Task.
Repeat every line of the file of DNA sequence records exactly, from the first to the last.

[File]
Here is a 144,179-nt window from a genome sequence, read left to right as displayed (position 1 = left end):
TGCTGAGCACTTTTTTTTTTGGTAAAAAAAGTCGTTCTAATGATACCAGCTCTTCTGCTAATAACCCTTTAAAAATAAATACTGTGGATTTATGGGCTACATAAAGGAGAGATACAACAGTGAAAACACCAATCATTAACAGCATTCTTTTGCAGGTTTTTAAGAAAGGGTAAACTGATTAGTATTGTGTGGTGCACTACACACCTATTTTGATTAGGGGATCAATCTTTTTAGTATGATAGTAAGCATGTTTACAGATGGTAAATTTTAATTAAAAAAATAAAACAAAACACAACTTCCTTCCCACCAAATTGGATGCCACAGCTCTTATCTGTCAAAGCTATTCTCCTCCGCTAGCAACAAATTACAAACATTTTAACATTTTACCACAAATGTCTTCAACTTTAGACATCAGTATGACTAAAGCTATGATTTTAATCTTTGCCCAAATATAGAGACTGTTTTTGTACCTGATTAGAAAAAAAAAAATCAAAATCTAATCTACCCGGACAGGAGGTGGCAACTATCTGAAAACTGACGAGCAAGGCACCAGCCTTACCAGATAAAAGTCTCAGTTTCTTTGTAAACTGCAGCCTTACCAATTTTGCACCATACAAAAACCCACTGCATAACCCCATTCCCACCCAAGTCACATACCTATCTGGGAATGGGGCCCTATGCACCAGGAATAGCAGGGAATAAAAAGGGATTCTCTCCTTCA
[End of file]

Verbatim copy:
Here is a 144,179-nt window from a genome sequence, read left to right as displayed (position 1 = left end):
TGCTGAGCACTTTTTTTTTTGGTAAAAAAAGTCGTTCTAATGATACCAGCTCTTCTGCTAATAACCCTTTAAAAATAAATACTGTGGATTTATGGGCTACATAAAGGAGAGATACAACAGTGAAAACACCAATCATTAACAGCATTCTTTTGCAGGTTTTTAAGAAAGGGTAAACTGATTAGTATTGTGTGGTGCACTACACACCTATTTTGATTAGGGGATCAATCTTTTTAGTATGATAGTAAGCATGTTTACAGATGGTAAATTTTAATTAAAAAAATAAAACAAAACACAACTTCCTTCCCACCAAATTGGATGCCACAGCTCTTATCTGTCAAAGCTATTCTCCTCCGCTAGCAACAAATTACAAACATTTTAACATTTTACCACAAATGTCTTCAACTTTAGACATCAGTATGACTAAAGCTATGATTTTAATCTTTGCCCAAATATAGAGACTGTTTTTGTACCTGATTAGAAAAAAAAAAATCAAAATCTAATCTACCCGGACAGGAGGTGGCAACTATCTGAAAACTGACGAGCAAGGCACCAGCCTTACCAGATAAAAGTCTCAGTTTCTTTGTAAACTGCAGCCTTACCAATTTTGCACCATACAAAAACCCACTGCATAACCCCATTCCCACCCAAGTCACATACCTATCTGGGAATGGGGCCCTATGCACCAGGAATAGCAGGGAATAAAAAGGGATTCTCTCCTTCA